This edition of Netspeak revisits the topic of information gathering aids that are available on the Net.
It is common knowledge that digital versions of books on almost all subjects can be found on the Net. Unlike earlier days, no one needs to rush to a library to read that special expensive book, a meticulous web search and a few mouse clicks could bring the book right on to her desktop.
To facilitate this book-hunting endeavour, a variety of special search tools also exist. ‘E-Books Directory' (http://www.e-booksdirectory.com/), which indexes freely downloadable e-books and documents on a variety of subjects, is yet another instance of such a service.
Information gathering is certainly not limited to just text content. While researching on a specific theme or topic, we come across a huge variety of content. The content could be in multiple formats that include video, audio and text. Now, if you need to share this content with collaborators, the current solution is to simply send the relevant resource links to them. However, this solution may turn out to be cumbersome if you need to engage the recipients and further enrich this content with their help. The ideal solution would be to pack the resources culled from the web into a single document and share it with others. If this concept excites you, then take a look the new service Webdoc (http://www.webdoc.com/ ).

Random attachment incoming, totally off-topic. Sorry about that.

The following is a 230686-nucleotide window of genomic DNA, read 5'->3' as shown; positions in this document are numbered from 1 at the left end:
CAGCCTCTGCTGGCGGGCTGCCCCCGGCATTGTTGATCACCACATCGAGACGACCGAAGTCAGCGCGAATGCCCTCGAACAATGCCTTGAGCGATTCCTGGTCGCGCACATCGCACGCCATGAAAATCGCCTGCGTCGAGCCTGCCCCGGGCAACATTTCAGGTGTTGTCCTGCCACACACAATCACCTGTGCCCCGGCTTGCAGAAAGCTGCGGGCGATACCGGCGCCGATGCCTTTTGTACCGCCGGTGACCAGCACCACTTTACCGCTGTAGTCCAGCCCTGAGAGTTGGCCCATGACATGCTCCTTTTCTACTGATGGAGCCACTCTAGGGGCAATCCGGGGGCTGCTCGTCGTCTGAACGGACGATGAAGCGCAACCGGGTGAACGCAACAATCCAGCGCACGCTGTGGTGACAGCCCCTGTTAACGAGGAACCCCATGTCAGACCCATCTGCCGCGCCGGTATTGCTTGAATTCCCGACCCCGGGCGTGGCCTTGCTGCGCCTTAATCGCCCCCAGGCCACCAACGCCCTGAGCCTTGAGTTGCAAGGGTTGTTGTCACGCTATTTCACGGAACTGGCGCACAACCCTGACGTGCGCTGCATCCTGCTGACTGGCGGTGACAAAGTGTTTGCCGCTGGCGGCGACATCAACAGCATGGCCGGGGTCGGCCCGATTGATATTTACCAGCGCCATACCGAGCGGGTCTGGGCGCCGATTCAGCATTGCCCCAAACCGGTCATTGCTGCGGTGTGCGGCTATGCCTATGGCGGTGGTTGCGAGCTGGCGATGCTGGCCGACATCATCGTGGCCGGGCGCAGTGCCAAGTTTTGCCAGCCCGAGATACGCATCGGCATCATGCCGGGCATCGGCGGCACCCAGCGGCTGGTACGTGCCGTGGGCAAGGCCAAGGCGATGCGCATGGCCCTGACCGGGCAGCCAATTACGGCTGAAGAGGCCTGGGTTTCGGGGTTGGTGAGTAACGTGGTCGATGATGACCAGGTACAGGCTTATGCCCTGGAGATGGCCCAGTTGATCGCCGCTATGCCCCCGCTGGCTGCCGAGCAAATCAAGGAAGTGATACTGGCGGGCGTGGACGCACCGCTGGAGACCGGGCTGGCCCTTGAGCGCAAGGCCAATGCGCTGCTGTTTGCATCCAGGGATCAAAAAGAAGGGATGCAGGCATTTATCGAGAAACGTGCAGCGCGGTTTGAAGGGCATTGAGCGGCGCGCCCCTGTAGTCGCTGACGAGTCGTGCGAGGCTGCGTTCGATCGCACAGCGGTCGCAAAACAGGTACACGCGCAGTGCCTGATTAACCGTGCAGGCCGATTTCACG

Webdoc service (currently in beta) offers a platform that lets you collect all types of resources from the web and generate a webdoc mixing all the resources thus collected. To integrate a document into your webdoc, you simply have to drag and drop it into the webdoc document canvas. To create a webdoc, open an account (free) with the service, log-in and simply press the button ‘Start a new webdoc'. The webdoc interface presents several tools that help gather a variety of content from the web with ease. Once the relevant resources are identified, you can integrate them with your document by just dragging and dropping them onto the webdoc container window.
Besides static multimedia content, webdoc offers facilities for easily integrating your document with several on-line applications (like Google Maps and Twitter). This helps you make your document more organic/interactive. Once created, the webdoc can be easily shared by sending its URL or by embedding it on your blog or site.
Here is the link to a webdoc generated by this author in a couple of minutes: http://www.webdoc.com/documents/C4C5BE45-D240-0001-A19D-45675DB1A180 -- a simple illustration that shows the product's potential.
A little bit of web design/programming skills and a deep understanding of Office suites like Word, Excel, Writer and so on are some of the minimum requirements to survive in today's technology intensive workplace. Umpteen books and tutorials on these topics are available all over the web.
If you are looking for a tutorial site that deals with these subjects in a simple and comprehensive fashion, jump over to ‘In Pictures' (http://inpics.net/). The advantage of ‘in Pictures' tutorials is that they are picture-based, each of the steps is explained graphically. The site offers tutorials on subjects such as MS-office, web design (HTML/CSS) and programming (PHP).
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